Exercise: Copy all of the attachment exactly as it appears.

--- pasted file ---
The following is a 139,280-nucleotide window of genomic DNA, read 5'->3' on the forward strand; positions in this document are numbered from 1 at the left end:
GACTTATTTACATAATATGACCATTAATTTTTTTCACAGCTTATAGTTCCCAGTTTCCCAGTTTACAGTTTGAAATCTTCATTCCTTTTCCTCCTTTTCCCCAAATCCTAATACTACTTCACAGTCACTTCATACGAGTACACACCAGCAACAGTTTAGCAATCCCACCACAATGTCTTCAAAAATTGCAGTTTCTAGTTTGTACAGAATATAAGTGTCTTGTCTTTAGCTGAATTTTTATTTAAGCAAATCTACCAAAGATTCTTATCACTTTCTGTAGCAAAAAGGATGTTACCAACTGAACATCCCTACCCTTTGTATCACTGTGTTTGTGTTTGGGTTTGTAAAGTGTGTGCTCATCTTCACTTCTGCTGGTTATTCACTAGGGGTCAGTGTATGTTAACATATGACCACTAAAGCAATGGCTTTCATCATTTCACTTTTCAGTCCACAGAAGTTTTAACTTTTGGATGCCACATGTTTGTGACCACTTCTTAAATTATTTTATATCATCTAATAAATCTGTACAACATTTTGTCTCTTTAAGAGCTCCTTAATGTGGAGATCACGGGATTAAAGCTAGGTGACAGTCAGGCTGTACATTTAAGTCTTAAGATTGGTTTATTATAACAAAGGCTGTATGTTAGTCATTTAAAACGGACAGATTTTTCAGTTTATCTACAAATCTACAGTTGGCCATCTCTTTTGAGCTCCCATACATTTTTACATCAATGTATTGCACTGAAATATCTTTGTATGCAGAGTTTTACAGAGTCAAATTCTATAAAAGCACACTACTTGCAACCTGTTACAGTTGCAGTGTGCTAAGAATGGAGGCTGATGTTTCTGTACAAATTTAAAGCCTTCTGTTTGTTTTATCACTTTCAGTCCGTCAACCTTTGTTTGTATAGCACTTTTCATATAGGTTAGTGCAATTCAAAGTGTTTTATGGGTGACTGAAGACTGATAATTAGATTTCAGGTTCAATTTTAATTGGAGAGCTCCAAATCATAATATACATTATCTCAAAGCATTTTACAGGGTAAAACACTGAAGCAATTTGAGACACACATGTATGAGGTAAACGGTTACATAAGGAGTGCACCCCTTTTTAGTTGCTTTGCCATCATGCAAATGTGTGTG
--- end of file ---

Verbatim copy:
The following is a 139,280-nucleotide window of genomic DNA, read 5'->3' on the forward strand; positions in this document are numbered from 1 at the left end:
GACTTATTTACATAATATGACCATTAATTTTTTTCACAGCTTATAGTTCCCAGTTTCCCAGTTTACAGTTTGAAATCTTCATTCCTTTTCCTCCTTTTCCCCAAATCCTAATACTACTTCACAGTCACTTCATACGAGTACACACCAGCAACAGTTTAGCAATCCCACCACAATGTCTTCAAAAATTGCAGTTTCTAGTTTGTACAGAATATAAGTGTCTTGTCTTTAGCTGAATTTTTATTTAAGCAAATCTACCAAAGATTCTTATCACTTTCTGTAGCAAAAAGGATGTTACCAACTGAACATCCCTACCCTTTGTATCACTGTGTTTGTGTTTGGGTTTGTAAAGTGTGTGCTCATCTTCACTTCTGCTGGTTATTCACTAGGGGTCAGTGTATGTTAACATATGACCACTAAAGCAATGGCTTTCATCATTTCACTTTTCAGTCCACAGAAGTTTTAACTTTTGGATGCCACATGTTTGTGACCACTTCTTAAATTATTTTATATCATCTAATAAATCTGTACAACATTTTGTCTCTTTAAGAGCTCCTTAATGTGGAGATCACGGGATTAAAGCTAGGTGACAGTCAGGCTGTACATTTAAGTCTTAAGATTGGTTTATTATAACAAAGGCTGTATGTTAGTCATTTAAAACGGACAGATTTTTCAGTTTATCTACAAATCTACAGTTGGCCATCTCTTTTGAGCTCCCATACATTTTTACATCAATGTATTGCACTGAAATATCTTTGTATGCAGAGTTTTACAGAGTCAAATTCTATAAAAGCACACTACTTGCAACCTGTTACAGTTGCAGTGTGCTAAGAATGGAGGCTGATGTTTCTGTACAAATTTAAAGCCTTCTGTTTGTTTTATCACTTTCAGTCCGTCAACCTTTGTTTGTATAGCACTTTTCATATAGGTTAGTGCAATTCAAAGTGTTTTATGGGTGACTGAAGACTGATAATTAGATTTCAGGTTCAATTTTAATTGGAGAGCTCCAAATCATAATATACATTATCTCAAAGCATTTTACAGGGTAAAACACTGAAGCAATTTGAGACACACATGTATGAGGTAAACGGTTACATAAGGAGTGCACCCCTTTTTAGTTGCTTTGCCATCATGCAAATGTGTGTG